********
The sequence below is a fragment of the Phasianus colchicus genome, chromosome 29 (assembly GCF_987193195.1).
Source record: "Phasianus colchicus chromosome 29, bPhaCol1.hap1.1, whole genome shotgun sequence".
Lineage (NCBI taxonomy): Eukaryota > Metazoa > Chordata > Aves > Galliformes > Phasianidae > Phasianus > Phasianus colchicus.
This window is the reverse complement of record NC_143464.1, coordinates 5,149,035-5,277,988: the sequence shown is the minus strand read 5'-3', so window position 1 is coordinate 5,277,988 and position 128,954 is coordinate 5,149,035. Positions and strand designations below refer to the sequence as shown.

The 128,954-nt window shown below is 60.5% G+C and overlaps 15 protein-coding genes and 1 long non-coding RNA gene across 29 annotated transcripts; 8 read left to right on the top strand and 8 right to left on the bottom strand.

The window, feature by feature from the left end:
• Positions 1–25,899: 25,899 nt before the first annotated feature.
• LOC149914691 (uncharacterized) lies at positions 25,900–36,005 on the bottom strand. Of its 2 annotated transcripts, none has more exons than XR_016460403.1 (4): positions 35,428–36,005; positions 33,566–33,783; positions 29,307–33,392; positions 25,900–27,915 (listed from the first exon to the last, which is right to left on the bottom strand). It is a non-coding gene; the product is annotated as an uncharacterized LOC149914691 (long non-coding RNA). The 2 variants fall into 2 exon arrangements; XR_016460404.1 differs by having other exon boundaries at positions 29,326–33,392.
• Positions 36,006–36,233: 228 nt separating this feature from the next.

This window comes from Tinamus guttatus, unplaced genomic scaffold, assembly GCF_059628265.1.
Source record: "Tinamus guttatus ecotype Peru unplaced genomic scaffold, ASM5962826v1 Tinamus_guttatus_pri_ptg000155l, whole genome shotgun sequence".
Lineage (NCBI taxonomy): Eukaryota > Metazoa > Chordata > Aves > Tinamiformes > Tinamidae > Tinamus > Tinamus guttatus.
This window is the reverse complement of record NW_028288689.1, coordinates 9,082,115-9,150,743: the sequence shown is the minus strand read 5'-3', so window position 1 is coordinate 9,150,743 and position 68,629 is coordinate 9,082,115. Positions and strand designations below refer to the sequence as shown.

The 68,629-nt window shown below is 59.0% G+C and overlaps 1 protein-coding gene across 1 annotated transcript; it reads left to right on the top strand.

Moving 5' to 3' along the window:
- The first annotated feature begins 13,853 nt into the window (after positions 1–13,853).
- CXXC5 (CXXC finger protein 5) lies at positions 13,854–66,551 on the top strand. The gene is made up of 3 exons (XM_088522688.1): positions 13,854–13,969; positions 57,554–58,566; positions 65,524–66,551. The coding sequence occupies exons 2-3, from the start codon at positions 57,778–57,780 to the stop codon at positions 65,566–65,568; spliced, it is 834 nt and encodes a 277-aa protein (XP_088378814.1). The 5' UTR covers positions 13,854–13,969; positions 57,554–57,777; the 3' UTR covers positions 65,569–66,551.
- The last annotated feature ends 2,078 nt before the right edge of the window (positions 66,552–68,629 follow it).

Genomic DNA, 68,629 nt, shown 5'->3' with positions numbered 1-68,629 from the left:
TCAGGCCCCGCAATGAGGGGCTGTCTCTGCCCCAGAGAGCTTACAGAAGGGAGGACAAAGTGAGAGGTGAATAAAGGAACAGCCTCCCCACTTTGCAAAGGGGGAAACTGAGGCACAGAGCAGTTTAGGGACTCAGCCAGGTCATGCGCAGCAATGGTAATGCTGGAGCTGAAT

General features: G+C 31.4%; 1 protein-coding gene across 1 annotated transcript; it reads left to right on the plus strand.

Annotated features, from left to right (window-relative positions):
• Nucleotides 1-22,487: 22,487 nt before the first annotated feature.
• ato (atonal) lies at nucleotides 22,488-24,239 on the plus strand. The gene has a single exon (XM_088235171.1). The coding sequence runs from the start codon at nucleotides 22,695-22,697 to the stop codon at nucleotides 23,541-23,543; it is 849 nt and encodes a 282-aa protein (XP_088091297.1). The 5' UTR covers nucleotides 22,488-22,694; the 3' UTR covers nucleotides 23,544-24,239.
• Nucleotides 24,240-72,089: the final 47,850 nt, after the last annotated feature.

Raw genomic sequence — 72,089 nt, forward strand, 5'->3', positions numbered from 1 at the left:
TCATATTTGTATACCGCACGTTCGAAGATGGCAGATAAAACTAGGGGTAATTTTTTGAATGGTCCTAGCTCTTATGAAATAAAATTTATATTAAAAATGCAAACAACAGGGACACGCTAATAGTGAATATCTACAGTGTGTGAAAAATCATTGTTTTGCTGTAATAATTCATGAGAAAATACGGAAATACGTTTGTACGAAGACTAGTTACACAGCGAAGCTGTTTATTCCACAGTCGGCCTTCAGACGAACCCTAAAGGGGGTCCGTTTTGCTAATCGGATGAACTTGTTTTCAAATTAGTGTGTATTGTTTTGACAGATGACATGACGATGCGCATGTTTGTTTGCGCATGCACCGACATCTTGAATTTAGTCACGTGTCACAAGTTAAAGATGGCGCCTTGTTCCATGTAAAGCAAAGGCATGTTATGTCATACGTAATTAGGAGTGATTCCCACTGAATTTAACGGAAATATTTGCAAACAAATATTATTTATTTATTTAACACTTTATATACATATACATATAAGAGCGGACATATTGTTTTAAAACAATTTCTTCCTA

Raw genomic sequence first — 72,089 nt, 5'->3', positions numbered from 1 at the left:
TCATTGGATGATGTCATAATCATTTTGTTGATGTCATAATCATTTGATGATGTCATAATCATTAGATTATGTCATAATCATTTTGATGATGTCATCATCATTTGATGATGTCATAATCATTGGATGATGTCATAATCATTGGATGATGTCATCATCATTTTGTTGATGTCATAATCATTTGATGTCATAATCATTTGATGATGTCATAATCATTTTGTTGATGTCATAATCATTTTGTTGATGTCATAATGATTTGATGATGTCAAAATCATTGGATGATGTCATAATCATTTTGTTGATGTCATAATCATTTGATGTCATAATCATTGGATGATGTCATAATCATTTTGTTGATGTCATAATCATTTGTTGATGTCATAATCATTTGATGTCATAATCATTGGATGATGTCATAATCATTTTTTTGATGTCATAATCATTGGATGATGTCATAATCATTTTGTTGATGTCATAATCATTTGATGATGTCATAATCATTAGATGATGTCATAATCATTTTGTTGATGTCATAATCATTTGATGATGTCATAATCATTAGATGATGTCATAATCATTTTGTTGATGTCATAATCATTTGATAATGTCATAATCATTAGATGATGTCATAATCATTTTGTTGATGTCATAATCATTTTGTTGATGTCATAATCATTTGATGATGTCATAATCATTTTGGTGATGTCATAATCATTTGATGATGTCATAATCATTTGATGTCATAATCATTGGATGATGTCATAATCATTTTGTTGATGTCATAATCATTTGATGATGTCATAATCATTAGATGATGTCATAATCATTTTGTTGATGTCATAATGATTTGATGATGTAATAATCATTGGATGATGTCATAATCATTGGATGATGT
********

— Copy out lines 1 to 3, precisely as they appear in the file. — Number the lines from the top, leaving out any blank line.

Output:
The sequence below is a fragment of the Phasianus colchicus genome, chromosome 29 (assembly GCF_987193195.1).
Source record: "Phasianus colchicus chromosome 29, bPhaCol1.hap1.1, whole genome shotgun sequence".
Lineage (NCBI taxonomy): Eukaryota > Metazoa > Chordata > Aves > Galliformes > Phasianidae > Phasianus > Phasianus colchicus.